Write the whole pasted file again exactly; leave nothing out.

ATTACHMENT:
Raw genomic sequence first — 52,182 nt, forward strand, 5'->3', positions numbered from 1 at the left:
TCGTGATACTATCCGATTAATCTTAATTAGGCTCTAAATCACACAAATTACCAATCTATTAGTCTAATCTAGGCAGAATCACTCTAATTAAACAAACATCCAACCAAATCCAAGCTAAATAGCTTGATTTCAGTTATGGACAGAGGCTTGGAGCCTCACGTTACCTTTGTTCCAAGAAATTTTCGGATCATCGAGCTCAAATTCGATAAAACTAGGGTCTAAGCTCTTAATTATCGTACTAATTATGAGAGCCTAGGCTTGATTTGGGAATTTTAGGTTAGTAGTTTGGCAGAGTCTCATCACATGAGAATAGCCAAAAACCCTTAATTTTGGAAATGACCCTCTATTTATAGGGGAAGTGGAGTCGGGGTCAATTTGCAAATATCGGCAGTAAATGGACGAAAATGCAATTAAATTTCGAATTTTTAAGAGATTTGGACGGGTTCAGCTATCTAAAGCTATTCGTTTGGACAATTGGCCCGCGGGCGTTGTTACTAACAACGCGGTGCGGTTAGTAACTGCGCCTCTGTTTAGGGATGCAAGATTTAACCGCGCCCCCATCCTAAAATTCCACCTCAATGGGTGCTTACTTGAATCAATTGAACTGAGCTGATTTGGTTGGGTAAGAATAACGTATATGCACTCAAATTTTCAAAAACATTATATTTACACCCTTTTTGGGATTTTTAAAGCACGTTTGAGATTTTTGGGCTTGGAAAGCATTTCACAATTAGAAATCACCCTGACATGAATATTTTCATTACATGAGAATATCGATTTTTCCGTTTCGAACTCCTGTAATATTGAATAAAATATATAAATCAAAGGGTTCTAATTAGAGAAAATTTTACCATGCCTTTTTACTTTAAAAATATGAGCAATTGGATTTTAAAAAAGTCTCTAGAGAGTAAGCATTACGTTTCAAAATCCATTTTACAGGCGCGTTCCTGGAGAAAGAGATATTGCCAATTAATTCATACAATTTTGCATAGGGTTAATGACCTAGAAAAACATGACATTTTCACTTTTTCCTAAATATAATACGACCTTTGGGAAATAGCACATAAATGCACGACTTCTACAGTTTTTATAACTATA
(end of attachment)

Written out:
Raw genomic sequence first — 52,182 nt, forward strand, 5'->3', positions numbered from 1 at the left:
TCGTGATACTATCCGATTAATCTTAATTAGGCTCTAAATCACACAAATTACCAATCTATTAGTCTAATCTAGGCAGAATCACTCTAATTAAACAAACATCCAACCAAATCCAAGCTAAATAGCTTGATTTCAGTTATGGACAGAGGCTTGGAGCCTCACGTTACCTTTGTTCCAAGAAATTTTCGGATCATCGAGCTCAAATTCGATAAAACTAGGGTCTAAGCTCTTAATTATCGTACTAATTATGAGAGCCTAGGCTTGATTTGGGAATTTTAGGTTAGTAGTTTGGCAGAGTCTCATCACATGAGAATAGCCAAAAACCCTTAATTTTGGAAATGACCCTCTATTTATAGGGGAAGTGGAGTCGGGGTCAATTTGCAAATATCGGCAGTAAATGGACGAAAATGCAATTAAATTTCGAATTTTTAAGAGATTTGGACGGGTTCAGCTATCTAAAGCTATTCGTTTGGACAATTGGCCCGCGGGCGTTGTTACTAACAACGCGGTGCGGTTAGTAACTGCGCCTCTGTTTAGGGATGCAAGATTTAACCGCGCCCCCATCCTAAAATTCCACCTCAATGGGTGCTTACTTGAATCAATTGAACTGAGCTGATTTGGTTGGGTAAGAATAACGTATATGCACTCAAATTTTCAAAAACATTATATTTACACCCTTTTTGGGATTTTTAAAGCACGTTTGAGATTTTTGGGCTTGGAAAGCATTTCACAATTAGAAATCACCCTGACATGAATATTTTCATTACATGAGAATATCGATTTTTCCGTTTCGAACTCCTGTAATATTGAATAAAATATATAAATCAAAGGGTTCTAATTAGAGAAAATTTTACCATGCCTTTTTACTTTAAAAATATGAGCAATTGGATTTTAAAAAAGTCTCTAGAGAGTAAGCATTACGTTTCAAAATCCATTTTACAGGCGCGTTCCTGGAGAAAGAGATATTGCCAATTAATTCATACAATTTTGCATAGGGTTAATGACCTAGAAAAACATGACATTTTCACTTTTTCCTAAATATAATACGACCTTTGGGAAATAGCACATAAATGCACGACTTCTACAGTTTTTATAACTATA